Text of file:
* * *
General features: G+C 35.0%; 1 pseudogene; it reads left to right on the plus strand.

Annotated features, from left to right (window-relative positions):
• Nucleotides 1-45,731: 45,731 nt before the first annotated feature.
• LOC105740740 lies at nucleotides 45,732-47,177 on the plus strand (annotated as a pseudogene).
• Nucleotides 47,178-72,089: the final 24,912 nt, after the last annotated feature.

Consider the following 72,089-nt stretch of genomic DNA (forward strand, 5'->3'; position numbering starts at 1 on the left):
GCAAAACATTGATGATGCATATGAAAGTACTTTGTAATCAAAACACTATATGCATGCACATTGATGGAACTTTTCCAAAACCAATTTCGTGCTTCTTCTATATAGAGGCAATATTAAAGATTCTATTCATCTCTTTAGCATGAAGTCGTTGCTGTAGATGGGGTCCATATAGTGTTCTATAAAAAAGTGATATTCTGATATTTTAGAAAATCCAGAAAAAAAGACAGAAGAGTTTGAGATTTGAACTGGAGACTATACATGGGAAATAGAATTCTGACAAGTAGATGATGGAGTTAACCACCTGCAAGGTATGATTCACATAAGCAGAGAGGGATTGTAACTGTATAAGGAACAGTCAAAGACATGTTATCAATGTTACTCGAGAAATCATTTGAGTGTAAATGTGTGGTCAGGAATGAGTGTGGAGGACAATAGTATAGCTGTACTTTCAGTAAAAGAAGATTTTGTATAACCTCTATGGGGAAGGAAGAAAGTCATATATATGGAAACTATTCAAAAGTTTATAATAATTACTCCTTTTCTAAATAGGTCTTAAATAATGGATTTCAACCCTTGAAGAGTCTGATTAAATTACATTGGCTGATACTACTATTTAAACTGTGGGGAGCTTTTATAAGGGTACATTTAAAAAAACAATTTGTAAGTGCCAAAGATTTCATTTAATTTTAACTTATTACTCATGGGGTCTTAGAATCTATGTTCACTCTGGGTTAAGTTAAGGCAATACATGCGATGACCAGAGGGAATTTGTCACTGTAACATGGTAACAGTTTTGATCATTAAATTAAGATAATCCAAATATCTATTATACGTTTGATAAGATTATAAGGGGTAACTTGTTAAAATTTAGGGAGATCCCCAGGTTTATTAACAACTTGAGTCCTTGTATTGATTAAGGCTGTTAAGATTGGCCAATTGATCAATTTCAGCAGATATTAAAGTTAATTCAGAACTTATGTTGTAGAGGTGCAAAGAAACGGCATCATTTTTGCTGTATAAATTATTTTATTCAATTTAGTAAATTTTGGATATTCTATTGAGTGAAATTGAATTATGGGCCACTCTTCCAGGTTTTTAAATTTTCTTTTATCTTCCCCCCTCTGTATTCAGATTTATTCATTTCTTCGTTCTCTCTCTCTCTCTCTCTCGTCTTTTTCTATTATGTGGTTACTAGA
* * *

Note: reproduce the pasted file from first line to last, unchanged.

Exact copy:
General features: G+C 35.0%; 1 pseudogene; it reads left to right on the plus strand.

Annotated features, from left to right (window-relative positions):
• Nucleotides 1-45,731: 45,731 nt before the first annotated feature.
• LOC105740740 lies at nucleotides 45,732-47,177 on the plus strand (annotated as a pseudogene).
• Nucleotides 47,178-72,089: the final 24,912 nt, after the last annotated feature.

Consider the following 72,089-nt stretch of genomic DNA (forward strand, 5'->3'; position numbering starts at 1 on the left):
GCAAAACATTGATGATGCATATGAAAGTACTTTGTAATCAAAACACTATATGCATGCACATTGATGGAACTTTTCCAAAACCAATTTCGTGCTTCTTCTATATAGAGGCAATATTAAAGATTCTATTCATCTCTTTAGCATGAAGTCGTTGCTGTAGATGGGGTCCATATAGTGTTCTATAAAAAAGTGATATTCTGATATTTTAGAAAATCCAGAAAAAAAGACAGAAGAGTTTGAGATTTGAACTGGAGACTATACATGGGAAATAGAATTCTGACAAGTAGATGATGGAGTTAACCACCTGCAAGGTATGATTCACATAAGCAGAGAGGGATTGTAACTGTATAAGGAACAGTCAAAGACATGTTATCAATGTTACTCGAGAAATCATTTGAGTGTAAATGTGTGGTCAGGAATGAGTGTGGAGGACAATAGTATAGCTGTACTTTCAGTAAAAGAAGATTTTGTATAACCTCTATGGGGAAGGAAGAAAGTCATATATATGGAAACTATTCAAAAGTTTATAATAATTACTCCTTTTCTAAATAGGTCTTAAATAATGGATTTCAACCCTTGAAGAGTCTGATTAAATTACATTGGCTGATACTACTATTTAAACTGTGGGGAGCTTTTATAAGGGTACATTTAAAAAAACAATTTGTAAGTGCCAAAGATTTCATTTAATTTTAACTTATTACTCATGGGGTCTTAGAATCTATGTTCACTCTGGGTTAAGTTAAGGCAATACATGCGATGACCAGAGGGAATTTGTCACTGTAACATGGTAACAGTTTTGATCATTAAATTAAGATAATCCAAATATCTATTATACGTTTGATAAGATTATAAGGGGTAACTTGTTAAAATTTAGGGAGATCCCCAGGTTTATTAACAACTTGAGTCCTTGTATTGATTAAGGCTGTTAAGATTGGCCAATTGATCAATTTCAGCAGATATTAAAGTTAATTCAGAACTTATGTTGTAGAGGTGCAAAGAAACGGCATCATTTTTGCTGTATAAATTATTTTATTCAATTTAGTAAATTTTGGATATTCTATTGAGTGAAATTGAATTATGGGCCACTCTTCCAGGTTTTTAAATTTTCTTTTATCTTCCCCCCTCTGTATTCAGATTTATTCATTTCTTCGTTCTCTCTCTCTCTCTCTCTCGTCTTTTTCTATTATGTGGTTACTAGA